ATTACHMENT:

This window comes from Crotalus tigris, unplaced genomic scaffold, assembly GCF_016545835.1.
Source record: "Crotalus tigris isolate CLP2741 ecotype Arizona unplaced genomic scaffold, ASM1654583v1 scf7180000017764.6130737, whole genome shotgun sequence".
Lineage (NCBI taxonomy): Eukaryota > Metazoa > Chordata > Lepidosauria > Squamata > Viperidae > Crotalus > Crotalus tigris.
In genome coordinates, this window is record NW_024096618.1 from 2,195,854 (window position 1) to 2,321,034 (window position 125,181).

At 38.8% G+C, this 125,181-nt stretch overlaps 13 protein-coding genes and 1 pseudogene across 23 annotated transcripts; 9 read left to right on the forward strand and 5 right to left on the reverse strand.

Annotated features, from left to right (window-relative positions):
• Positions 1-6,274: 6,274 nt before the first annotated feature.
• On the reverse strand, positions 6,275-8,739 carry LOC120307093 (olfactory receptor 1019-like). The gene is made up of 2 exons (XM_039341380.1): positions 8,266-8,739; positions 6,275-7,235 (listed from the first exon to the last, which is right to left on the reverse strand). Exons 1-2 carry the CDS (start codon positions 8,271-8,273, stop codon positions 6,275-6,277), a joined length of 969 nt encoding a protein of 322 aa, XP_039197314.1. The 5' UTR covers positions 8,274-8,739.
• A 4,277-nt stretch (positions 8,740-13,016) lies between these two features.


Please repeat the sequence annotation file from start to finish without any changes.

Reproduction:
This window comes from Crotalus tigris, unplaced genomic scaffold, assembly GCF_016545835.1.
Source record: "Crotalus tigris isolate CLP2741 ecotype Arizona unplaced genomic scaffold, ASM1654583v1 scf7180000017764.6130737, whole genome shotgun sequence".
Lineage (NCBI taxonomy): Eukaryota > Metazoa > Chordata > Lepidosauria > Squamata > Viperidae > Crotalus > Crotalus tigris.
In genome coordinates, this window is record NW_024096618.1 from 2,195,854 (window position 1) to 2,321,034 (window position 125,181).

At 38.8% G+C, this 125,181-nt stretch overlaps 13 protein-coding genes and 1 pseudogene across 23 annotated transcripts; 9 read left to right on the forward strand and 5 right to left on the reverse strand.

Annotated features, from left to right (window-relative positions):
• Positions 1-6,274: 6,274 nt before the first annotated feature.
• On the reverse strand, positions 6,275-8,739 carry LOC120307093 (olfactory receptor 1019-like). The gene is made up of 2 exons (XM_039341380.1): positions 8,266-8,739; positions 6,275-7,235 (listed from the first exon to the last, which is right to left on the reverse strand). Exons 1-2 carry the CDS (start codon positions 8,271-8,273, stop codon positions 6,275-6,277), a joined length of 969 nt encoding a protein of 322 aa, XP_039197314.1. The 5' UTR covers positions 8,274-8,739.
• A 4,277-nt stretch (positions 8,740-13,016) lies between these two features.